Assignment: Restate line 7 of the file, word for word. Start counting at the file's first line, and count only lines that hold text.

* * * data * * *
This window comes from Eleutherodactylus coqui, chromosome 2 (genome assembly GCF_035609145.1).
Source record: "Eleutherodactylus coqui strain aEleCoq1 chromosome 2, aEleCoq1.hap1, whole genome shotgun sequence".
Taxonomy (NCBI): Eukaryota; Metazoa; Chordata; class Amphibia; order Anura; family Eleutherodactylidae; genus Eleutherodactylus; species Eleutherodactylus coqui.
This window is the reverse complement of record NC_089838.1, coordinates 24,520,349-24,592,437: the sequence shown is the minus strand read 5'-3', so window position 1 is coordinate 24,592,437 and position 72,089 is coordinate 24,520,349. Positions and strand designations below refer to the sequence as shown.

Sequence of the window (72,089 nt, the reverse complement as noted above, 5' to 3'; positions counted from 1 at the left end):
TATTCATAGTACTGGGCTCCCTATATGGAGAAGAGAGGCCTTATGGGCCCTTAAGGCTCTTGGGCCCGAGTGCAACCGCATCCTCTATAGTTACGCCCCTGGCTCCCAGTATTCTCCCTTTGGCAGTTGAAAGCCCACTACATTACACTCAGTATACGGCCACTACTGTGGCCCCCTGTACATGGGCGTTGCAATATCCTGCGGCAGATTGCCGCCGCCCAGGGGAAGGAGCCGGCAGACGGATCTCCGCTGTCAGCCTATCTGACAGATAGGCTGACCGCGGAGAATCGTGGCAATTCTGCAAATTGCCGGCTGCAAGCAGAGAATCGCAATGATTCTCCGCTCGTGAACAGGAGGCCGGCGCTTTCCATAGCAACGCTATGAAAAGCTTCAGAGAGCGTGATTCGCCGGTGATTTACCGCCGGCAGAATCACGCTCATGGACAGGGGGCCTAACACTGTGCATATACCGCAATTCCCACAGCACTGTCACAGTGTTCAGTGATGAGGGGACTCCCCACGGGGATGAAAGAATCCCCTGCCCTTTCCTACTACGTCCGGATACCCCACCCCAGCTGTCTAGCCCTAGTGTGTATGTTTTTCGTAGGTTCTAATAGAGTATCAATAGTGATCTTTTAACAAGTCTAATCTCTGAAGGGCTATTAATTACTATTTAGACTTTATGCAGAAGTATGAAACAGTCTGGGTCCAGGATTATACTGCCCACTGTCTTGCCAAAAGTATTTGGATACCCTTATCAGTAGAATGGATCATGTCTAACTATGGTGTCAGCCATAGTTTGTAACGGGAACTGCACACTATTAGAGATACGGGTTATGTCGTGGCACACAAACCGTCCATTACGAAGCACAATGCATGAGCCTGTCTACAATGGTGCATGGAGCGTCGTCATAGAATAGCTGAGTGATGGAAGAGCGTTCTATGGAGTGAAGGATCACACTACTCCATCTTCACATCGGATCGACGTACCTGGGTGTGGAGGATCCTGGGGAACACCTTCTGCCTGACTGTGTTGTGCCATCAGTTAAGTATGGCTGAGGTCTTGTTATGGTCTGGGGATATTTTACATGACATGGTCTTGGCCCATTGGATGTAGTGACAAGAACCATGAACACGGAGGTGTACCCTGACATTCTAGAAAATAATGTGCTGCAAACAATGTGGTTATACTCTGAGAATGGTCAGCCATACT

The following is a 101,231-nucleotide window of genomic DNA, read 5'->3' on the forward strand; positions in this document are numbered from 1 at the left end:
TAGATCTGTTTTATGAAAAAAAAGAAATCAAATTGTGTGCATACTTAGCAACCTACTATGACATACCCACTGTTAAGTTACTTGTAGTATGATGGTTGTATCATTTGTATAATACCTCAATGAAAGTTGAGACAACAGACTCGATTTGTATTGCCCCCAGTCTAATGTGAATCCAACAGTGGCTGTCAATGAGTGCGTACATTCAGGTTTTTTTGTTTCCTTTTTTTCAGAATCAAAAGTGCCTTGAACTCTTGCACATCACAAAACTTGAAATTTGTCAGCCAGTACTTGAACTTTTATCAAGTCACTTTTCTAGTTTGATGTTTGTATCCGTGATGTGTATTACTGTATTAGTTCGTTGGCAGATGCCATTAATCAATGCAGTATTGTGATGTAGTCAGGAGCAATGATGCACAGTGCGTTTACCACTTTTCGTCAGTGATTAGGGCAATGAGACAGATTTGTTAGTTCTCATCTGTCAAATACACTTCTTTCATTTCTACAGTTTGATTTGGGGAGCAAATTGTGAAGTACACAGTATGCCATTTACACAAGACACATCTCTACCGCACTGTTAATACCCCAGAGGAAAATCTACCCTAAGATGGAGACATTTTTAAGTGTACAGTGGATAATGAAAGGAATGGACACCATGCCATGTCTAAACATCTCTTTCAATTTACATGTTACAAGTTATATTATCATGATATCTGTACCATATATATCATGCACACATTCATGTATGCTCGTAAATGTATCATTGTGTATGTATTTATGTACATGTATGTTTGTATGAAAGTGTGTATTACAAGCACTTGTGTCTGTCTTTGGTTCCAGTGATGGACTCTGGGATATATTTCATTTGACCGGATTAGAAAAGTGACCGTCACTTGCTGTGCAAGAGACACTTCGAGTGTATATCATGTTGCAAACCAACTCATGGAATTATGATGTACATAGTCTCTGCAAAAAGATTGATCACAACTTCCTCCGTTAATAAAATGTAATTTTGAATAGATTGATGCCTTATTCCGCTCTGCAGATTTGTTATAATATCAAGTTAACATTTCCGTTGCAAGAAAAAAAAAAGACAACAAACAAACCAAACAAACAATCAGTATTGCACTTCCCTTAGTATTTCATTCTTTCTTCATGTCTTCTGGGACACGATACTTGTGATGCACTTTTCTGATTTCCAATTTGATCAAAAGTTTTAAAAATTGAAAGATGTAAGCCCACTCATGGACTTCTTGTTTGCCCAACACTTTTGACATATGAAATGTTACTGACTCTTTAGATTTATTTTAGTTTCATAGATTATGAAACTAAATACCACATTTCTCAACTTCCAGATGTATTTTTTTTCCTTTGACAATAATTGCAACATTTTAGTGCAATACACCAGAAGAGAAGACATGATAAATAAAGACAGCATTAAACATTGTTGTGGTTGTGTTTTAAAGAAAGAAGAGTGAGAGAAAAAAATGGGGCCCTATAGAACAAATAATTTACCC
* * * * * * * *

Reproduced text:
The following is a 101,231-nucleotide window of genomic DNA, read 5'->3' on the forward strand; positions in this document are numbered from 1 at the left end: